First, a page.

UPDATE: Monday, Sept. 9, 2019, at 4:30 p.m.
Surveying by regulators and the North Carolina pork industry continues to indicate that impacts to or from pig farms in North Carolina from Hurricane Dorian has been limited.
There are no reports of a breach, structural damage, overtopping, or inundations involving the roughly 3,300 anaerobic treatment lagoons in use on farms in the state as a result of the severe storm.
Industry officials have reported to the N.C. Department of Environmental Quality several instances of “high freeboard,” which means the measured level from the top of the lagoon down to the level of the contents is less than 19 inches. In two known instances, the freeboard was less than 12 inches. About 15 farms have reported lagoon freeboard that is less than 19 inches – but most were within one or two inches of that level. Farmers will take action to manage the nutrients in accordance with state rules and regulations to ensure there is ample freeboard.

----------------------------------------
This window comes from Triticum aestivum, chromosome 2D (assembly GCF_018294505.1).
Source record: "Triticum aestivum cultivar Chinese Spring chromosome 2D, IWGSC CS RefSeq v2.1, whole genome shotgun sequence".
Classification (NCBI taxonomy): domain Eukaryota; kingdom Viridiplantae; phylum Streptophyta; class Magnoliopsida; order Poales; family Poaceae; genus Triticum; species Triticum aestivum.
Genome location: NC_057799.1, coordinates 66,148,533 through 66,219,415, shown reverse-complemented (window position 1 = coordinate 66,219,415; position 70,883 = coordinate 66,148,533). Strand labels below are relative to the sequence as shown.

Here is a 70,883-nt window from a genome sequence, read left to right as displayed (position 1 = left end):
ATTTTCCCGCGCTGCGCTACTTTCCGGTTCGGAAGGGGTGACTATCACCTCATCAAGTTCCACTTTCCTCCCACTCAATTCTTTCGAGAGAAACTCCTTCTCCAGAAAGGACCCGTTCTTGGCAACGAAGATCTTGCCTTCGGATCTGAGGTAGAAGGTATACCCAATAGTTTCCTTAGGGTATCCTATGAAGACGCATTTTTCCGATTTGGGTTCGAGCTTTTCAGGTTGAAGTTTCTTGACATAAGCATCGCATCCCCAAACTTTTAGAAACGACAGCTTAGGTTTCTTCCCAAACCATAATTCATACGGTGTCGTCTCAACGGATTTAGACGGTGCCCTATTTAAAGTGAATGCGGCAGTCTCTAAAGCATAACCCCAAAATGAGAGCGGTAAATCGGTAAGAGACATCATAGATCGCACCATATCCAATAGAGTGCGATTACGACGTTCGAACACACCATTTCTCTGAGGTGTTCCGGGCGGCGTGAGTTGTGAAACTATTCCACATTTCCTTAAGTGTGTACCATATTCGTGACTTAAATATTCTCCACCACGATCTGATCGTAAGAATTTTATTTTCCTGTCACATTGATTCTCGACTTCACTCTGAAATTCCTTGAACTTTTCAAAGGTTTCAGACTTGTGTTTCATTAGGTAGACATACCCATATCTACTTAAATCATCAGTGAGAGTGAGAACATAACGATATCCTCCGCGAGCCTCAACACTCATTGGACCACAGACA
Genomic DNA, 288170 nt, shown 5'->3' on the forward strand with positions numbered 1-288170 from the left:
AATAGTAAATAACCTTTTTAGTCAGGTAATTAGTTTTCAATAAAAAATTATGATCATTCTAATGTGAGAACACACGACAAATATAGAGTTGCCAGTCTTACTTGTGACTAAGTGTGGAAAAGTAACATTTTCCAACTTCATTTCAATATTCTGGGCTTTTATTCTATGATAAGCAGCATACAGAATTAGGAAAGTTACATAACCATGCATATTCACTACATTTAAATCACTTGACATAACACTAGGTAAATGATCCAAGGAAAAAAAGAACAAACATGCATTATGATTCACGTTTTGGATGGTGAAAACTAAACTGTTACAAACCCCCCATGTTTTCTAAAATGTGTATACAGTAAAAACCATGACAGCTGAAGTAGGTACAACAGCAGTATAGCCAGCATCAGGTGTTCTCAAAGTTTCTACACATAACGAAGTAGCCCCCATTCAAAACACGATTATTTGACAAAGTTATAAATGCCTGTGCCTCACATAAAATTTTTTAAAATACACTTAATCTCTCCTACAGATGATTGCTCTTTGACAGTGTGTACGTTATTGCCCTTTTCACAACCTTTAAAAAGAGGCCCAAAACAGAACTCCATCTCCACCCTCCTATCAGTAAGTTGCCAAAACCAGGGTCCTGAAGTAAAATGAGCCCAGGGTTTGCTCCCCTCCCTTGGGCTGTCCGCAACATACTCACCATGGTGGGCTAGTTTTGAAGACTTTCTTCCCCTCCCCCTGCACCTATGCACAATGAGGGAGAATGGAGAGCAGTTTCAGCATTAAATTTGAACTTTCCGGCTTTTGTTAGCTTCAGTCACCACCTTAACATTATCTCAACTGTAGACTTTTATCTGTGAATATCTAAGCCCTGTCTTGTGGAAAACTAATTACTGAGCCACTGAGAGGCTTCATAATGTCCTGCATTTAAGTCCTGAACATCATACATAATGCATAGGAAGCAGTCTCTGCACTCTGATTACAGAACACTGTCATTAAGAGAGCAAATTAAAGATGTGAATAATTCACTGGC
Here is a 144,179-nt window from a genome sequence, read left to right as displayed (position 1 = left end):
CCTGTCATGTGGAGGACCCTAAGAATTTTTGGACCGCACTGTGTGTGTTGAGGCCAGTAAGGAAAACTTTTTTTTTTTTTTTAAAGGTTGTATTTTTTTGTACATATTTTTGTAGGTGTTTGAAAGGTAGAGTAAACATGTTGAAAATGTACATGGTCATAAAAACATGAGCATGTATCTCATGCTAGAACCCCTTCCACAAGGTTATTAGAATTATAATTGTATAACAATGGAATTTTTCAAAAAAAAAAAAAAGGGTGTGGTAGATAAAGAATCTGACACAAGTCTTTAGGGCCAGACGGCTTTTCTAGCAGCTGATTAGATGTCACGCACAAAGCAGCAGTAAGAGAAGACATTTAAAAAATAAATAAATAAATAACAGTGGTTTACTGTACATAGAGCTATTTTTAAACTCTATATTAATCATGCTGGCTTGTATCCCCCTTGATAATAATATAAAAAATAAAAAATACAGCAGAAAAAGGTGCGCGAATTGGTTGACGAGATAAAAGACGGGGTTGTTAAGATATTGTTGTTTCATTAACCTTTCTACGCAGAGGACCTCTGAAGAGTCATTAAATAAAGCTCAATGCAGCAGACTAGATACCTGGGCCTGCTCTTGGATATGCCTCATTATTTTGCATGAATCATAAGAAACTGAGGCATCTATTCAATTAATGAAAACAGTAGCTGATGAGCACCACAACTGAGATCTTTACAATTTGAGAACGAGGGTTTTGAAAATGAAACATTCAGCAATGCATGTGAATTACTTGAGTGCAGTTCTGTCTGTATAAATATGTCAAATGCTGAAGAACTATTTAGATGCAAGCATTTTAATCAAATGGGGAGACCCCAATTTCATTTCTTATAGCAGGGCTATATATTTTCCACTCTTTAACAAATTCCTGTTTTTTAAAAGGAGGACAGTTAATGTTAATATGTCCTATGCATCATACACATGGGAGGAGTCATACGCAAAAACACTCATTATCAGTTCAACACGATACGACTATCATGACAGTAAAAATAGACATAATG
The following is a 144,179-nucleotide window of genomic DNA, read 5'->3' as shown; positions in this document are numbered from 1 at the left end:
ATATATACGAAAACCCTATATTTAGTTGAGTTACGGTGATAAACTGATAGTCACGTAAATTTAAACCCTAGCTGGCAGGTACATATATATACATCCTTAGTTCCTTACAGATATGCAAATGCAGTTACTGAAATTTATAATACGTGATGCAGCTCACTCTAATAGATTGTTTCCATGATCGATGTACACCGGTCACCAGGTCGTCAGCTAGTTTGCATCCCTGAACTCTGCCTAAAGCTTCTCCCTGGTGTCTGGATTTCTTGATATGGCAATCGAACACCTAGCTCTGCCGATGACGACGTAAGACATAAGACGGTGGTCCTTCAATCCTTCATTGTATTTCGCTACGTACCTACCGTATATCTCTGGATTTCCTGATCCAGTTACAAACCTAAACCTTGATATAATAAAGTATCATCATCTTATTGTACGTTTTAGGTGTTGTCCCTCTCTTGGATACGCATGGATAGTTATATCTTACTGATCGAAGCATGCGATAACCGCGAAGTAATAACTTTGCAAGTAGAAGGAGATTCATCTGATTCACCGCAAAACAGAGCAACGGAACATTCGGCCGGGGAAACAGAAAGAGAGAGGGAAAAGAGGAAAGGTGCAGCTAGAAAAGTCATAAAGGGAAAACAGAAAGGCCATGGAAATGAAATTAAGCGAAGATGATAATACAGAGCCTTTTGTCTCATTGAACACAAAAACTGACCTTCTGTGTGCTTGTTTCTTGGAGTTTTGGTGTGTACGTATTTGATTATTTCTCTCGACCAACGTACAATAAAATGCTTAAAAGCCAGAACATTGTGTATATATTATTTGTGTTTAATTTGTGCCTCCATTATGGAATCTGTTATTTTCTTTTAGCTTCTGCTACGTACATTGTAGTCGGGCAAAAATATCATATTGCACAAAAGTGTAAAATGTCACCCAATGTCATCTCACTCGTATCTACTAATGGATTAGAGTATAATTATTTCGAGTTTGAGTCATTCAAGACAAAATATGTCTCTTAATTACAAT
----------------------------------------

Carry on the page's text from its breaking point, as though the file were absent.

N.C. DEQ has reported contacts with more than 50 swine farms – most from farmers who contacted the agency to report that on-farm systems were operating as expected and in compliance with rules and regulations.
Some areas of the state experienced 10 inches to 14 inches of rain during the hurricane. This caused flooding in some areas, and also caused other impacts, such as spills from wastewater systems. In Johnston County, for example, officials reported a spill of 640,000 gallons of sewage into Mill Creek in Selma. In Morehead City, more than 210,000 gallons were spilled. Near Elizabeth City, about 100,000 gallons was spilled, according to N.C. DEQ. In Warsaw, about 70,000 gallons spilled.